Dondi CIA


(Don White)

Born in 1961 in Manhattan, New York, where he died in 1998.

From Coming from the Subway: New York Graffiti Art. Groninger Museum and Benjamin & Partners, 1992.



I've always been in the core of it, in the nucleus of this whole thing. I've always been one of the first to do this. I was the first artist to show in Holland, have a one-man show, I was the first to go to Germany and have a one-man show. So, now for once I wanted to take a back seat and just observe things. I feel I've made the right move doing this. Granted I haven't produced over the last two years and I haven't made art sales, but that wasn't always important to me, making sales or making paintings. What was important to me is that I did good work,or at least attempted good work. That's one of the reasons I didn't do anything with Kevin Krich, because it just wouldn't have been right for me to paint a motorcycle if I wasn't painting on canvas or if I wasn't doing art on my own. It wouldn't have been a clear transition at all for me.

Now that I could say that my batteries are restored, I have plenty of good ideas, I could come back stronger. I'm feeling good, my mind is clear now. I'm a cyclist, there's a saying, free your mind and your ass will follow, that's what basically has happened here. Now I could execute my thoughts with more confidence than I would if I were just constantly doing, doing.

A lot of times I have to stop myself because I just want to paint, but I know I have to sit back and compile more ideas. I have a whole new idea for a series of paintings but I don't want to do them until I'm absolutely ready. I want the impact to be big, so I don't want to do it a little at the time.

I've been working on canvas for about twelve years now. Going very strong for six or seven years, it's only natural that you burn yourself out. I needed to take a break. It was a heavy time for all of us, running around, having shows. And not only that, we were doing other stuff like commercial things, and that takes a lot of energy out of you. Because not only do you have to produce on cue, it's mentally draining as well. For a while we were doing performance painting (until the middle eighties) with the rappers and the break-dancers, that was their stuff, but we had to adapt to that kind of tempo and that was very draining.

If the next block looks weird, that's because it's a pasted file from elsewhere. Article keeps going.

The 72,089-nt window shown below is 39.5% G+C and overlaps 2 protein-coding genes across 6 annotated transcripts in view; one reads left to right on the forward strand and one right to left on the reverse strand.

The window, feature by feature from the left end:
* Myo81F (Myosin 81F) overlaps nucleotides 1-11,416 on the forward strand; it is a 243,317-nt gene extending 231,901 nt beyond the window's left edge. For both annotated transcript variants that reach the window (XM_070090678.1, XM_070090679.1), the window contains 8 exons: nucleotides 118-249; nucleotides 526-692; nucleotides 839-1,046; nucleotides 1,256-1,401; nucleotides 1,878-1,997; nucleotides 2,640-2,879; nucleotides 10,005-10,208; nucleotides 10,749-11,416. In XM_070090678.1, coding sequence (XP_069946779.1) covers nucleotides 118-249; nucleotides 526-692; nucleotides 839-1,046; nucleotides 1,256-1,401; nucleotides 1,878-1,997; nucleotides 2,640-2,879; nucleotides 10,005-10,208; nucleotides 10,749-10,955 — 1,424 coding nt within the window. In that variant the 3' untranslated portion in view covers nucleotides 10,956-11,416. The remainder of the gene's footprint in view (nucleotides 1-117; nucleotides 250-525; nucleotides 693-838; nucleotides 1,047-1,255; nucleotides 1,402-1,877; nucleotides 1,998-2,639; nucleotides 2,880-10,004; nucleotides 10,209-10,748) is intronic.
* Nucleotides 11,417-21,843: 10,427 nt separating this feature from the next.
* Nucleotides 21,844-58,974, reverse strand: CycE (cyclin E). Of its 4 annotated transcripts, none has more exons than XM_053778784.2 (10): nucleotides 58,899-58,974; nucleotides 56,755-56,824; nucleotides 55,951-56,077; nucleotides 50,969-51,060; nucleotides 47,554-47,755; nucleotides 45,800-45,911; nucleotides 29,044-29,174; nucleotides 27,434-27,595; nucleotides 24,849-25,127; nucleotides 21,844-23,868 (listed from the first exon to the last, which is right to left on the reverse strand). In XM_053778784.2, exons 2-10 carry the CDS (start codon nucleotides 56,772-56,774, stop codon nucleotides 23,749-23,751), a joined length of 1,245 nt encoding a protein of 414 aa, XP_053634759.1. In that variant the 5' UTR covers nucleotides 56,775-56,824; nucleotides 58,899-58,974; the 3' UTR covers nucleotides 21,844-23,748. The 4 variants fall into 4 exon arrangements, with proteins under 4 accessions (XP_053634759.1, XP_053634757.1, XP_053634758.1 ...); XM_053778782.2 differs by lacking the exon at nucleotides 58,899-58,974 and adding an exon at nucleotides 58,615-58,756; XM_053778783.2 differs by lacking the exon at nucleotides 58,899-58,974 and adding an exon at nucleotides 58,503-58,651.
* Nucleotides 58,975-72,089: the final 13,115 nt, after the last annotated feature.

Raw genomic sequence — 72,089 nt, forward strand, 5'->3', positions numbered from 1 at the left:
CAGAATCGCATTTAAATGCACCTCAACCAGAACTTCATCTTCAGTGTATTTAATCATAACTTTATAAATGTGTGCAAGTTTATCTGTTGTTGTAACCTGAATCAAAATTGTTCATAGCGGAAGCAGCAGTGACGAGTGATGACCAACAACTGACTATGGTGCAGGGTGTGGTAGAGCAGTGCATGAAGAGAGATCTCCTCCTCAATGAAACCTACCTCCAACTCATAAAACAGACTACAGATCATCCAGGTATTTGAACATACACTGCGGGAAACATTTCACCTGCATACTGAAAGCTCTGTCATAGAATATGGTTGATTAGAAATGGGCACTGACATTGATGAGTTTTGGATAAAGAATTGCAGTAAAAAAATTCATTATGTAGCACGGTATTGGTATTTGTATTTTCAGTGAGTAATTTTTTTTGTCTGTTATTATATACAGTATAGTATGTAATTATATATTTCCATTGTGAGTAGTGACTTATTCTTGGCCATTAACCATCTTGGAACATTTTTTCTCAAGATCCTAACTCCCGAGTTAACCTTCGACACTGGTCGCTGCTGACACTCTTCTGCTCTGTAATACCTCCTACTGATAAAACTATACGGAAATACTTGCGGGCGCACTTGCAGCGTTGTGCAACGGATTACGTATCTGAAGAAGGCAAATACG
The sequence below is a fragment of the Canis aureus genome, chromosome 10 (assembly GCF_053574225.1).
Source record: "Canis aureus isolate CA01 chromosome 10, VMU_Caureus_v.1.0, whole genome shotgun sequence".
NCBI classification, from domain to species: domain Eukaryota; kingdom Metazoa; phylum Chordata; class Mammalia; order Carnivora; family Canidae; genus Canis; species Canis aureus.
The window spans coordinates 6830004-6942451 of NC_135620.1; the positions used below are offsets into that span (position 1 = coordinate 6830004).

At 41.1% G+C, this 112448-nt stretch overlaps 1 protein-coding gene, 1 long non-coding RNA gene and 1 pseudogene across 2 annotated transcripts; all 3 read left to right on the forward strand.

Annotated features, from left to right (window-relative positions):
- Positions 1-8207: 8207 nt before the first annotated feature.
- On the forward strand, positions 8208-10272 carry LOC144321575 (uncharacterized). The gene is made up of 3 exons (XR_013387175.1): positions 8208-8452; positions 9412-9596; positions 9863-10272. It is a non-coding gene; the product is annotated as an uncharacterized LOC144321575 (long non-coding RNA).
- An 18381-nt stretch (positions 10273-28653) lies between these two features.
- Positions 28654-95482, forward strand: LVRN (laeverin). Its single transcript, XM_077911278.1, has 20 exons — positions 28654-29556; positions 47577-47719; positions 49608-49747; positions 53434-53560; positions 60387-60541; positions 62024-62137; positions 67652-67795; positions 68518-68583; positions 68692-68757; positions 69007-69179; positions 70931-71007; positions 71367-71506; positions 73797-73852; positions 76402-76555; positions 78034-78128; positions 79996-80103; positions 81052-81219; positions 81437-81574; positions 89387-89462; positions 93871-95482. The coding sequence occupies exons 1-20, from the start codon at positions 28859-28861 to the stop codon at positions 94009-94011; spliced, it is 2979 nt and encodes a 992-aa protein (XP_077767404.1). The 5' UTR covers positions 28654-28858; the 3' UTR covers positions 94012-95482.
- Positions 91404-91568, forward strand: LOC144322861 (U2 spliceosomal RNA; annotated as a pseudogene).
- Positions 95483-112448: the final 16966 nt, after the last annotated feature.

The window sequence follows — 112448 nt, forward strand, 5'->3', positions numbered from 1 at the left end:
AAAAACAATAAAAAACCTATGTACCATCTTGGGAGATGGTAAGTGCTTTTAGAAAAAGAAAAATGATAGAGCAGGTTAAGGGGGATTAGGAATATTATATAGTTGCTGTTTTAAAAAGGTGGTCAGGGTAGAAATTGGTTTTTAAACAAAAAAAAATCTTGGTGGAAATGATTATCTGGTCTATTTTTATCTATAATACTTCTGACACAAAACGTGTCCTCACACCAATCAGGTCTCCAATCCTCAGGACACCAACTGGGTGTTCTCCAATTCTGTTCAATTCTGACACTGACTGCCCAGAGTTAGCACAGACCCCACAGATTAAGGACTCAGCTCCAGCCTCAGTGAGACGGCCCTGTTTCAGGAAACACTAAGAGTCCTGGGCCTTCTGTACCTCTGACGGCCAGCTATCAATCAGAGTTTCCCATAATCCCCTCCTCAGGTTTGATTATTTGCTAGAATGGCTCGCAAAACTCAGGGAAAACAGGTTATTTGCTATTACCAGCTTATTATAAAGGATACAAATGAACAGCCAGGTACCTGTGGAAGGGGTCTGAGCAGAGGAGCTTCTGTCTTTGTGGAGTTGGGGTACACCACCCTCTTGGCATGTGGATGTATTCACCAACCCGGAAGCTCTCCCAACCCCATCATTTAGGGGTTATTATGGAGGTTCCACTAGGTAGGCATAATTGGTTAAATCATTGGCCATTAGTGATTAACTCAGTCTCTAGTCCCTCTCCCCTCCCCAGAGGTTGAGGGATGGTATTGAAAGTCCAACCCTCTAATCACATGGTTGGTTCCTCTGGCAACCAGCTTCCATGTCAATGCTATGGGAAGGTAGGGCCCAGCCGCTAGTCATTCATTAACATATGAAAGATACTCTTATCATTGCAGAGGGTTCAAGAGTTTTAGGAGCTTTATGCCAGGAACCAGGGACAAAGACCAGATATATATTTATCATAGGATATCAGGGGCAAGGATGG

I've always had a problem with group shows because when you're in a group show it's hard to keep the concentration on the individuals. I mean small gallery shows where you are categorized as one group of people.

We, myself included, made a few mistakes when we started as artists, and people have capitalized on that because they saw they were able to come in and make good of a situation that we weren't totally familiar with. Which is okay because it's also a learning process. I've always had a good rapport with the art-dealers here, I understand their position. There's always pressure put on people from the establishment, there's always a certain amount of politics. It's something you have to learn to accept, or work around.

Our work was very hard to understand at the beginning. People here in New York tend to be frightened of things they don't understand. Jean-Michel Basquiat and Keith Haring were more palatable, it didn't frighten people as much as our work, as our presence. We were very young, and because we didn't pay for our paint they regarded us as thieves.

The biggest battle for us was to fight for our individualism, we had to stand as individuals. We no longer wanted to be classified as a group of Graffiti painters or subway artists, that was the largest battle for me to overcome, and for the others I imagine. That's way I still don't like group exhibitions.

Now when I come back, it will be strictly my work speaking for me, now that I have myself removed from that surrounding. The whole thing of us was verbal, communicating on the subways. I feel now that people have lived long enough with the work and they understand what it's about.


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